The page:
Medical Marijuana Dispensaries Considered

Coast Radio News
Local News

29 January 2014

Medical Pot Dispensaries?  Some Communities Resisting Them.  

It’s too early to tell whether or not the City of Florence will be regulating medical marijuana dispensaries, but officials at City Hall will be taking a look at that possibility next week.

The Oregon Health Department will begin processing applications for the dispensaries in March.

The touchy combination of medical marijuana that is legal in Oregon and prohibited by federal law has many communities hesitant to just automatically go along with the dispensaries.

Many have imposed moratoriums, saying they need to evaluate land-use regulations and business codes.

Florence City Manager Jacque Betz says the Mayor and Council haven’t talked about it yet, but she has done research.  She’ll bring the topic up to elected officials next week.

The extra time gained by a moratorium would allow for some restrictions and conditions to be required… things like how close the dispensaries could be located to schools.  It will also give time for state lawmakers to consider a bill that, if approved, would give local municipalities the ability to regulate or even ban them outright.

The Council meets Monday evening at City Hall.

State of the Union

The responses to the President’s State of the Union Address last night in Washington D.C. were understandably mixed when you look at them in relation to party lines.

Fourth District Democrat Congressman Peter De Fazio had praise for the President, saying he “appreciated” the emphasis on the need for jobs; agreed with the call to extend unemployment insurance benefits and the call for action on climate change.

One item he disagreed with… the push for what De Fazio called another “job-killing trade deal”.  He said the Trans-Pacific Partnership would be a “blow to the middle class”.

In the Republican ranks, Oregon State Representative Jason Conger; a candidate for the U.S. Senate post held by Jeff Merkley; called the President’s address the “5th installment of the same speech given year after year”.  The Bend legislator was critical of Obama’s threat to circumvent Congress and efforts to implement the Affordable Health Care Act.

Oregon Students Fall Short of Reading Goal

A recent study shows two out of three Oregon students cannot read at grade level when they start fourth grade.  Chris Otis heads the “SMART” program… Start Making A Reader Today.  That group sends volunteers into many Oregon school districts to help young readers.  She explains the emphasis on reading at that age-level has a solid basis in research.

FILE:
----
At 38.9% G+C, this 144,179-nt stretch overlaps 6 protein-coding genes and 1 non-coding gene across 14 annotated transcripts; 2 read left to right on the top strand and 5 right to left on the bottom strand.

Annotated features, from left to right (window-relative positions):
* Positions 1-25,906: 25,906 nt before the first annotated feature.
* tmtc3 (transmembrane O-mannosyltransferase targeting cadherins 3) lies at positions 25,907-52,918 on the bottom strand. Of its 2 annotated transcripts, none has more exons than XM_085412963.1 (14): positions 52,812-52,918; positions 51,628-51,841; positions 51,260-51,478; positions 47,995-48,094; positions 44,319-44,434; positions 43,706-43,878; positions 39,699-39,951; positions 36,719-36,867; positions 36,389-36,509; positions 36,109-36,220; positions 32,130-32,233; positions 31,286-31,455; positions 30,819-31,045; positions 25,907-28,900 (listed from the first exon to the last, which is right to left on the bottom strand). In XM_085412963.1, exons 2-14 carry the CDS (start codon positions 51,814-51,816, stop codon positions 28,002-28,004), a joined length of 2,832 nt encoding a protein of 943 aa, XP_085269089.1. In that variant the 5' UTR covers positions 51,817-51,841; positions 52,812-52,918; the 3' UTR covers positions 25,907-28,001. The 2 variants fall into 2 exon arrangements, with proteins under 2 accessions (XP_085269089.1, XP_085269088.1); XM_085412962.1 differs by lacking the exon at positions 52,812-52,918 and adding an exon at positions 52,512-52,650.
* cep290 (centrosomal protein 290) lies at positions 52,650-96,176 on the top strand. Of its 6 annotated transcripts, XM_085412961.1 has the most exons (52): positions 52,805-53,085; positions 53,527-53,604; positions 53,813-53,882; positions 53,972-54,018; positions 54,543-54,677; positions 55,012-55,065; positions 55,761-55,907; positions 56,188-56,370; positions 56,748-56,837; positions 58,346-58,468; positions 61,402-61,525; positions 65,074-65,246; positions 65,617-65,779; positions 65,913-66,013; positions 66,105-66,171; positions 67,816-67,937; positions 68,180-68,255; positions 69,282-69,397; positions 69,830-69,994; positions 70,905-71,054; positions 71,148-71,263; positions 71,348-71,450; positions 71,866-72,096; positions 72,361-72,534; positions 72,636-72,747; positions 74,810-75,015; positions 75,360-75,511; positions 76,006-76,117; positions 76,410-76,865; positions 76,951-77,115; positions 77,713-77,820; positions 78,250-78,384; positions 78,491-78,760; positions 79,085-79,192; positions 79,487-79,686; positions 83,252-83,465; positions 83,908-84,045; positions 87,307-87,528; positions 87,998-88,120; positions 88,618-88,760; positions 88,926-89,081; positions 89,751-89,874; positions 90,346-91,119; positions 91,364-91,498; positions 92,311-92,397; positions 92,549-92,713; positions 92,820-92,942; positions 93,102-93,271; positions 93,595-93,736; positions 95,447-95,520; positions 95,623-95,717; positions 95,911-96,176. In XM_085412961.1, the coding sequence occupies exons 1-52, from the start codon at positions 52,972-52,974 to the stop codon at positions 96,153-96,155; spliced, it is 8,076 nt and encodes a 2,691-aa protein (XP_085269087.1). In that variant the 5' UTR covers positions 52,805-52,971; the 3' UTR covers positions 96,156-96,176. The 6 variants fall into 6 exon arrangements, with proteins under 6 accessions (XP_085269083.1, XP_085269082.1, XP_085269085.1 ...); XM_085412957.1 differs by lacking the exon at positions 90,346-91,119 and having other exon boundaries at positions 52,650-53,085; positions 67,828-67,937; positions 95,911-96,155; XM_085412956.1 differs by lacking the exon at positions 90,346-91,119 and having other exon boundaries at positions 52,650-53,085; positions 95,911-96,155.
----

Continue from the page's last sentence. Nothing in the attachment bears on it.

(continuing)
Chris Otis – “So, if a child isn’t reading at benchmark by third grade, it becomes just that much more difficult to take in what needs to happen; information they need to process, the reading they have to do; for everything that comes after that point.”

The report, by the Annie E. Casey Foundation, also notes income gaps effect reading skills.  For example, in lower income families in the state 79-percent of children can’t read at grade level in the fourth grade… that compares to 50-percent of kids from higher income families.

(story and audio provided by the Oregon News Service.)

Volcanoes Hiding Beneath the Waves

Scientists at Oregon State University are using satellites to find volcanic eruptions that take place deep below the ocean’s surface.

Eruptions on the ocean floor are often undetectable to the naked eye, but the large amounts of hot water that can lift nutrients to the surface can result in algae plumes.

Robert O’Malley, an OSU research assistant, says you wouldn’t even spot it if you were in a boat floating in the middle of the plume, but they show up a bright green in satellite images.

By comparing daily satellite pictures, researchers can pinpoint not only where undersea eruptions are taking place, but when they began.

Scientists say they know little about undersea eruptions and their influence on the ocean ecosystem and geography.  By studying the ones they find out about, that can add to their knowledge and understanding.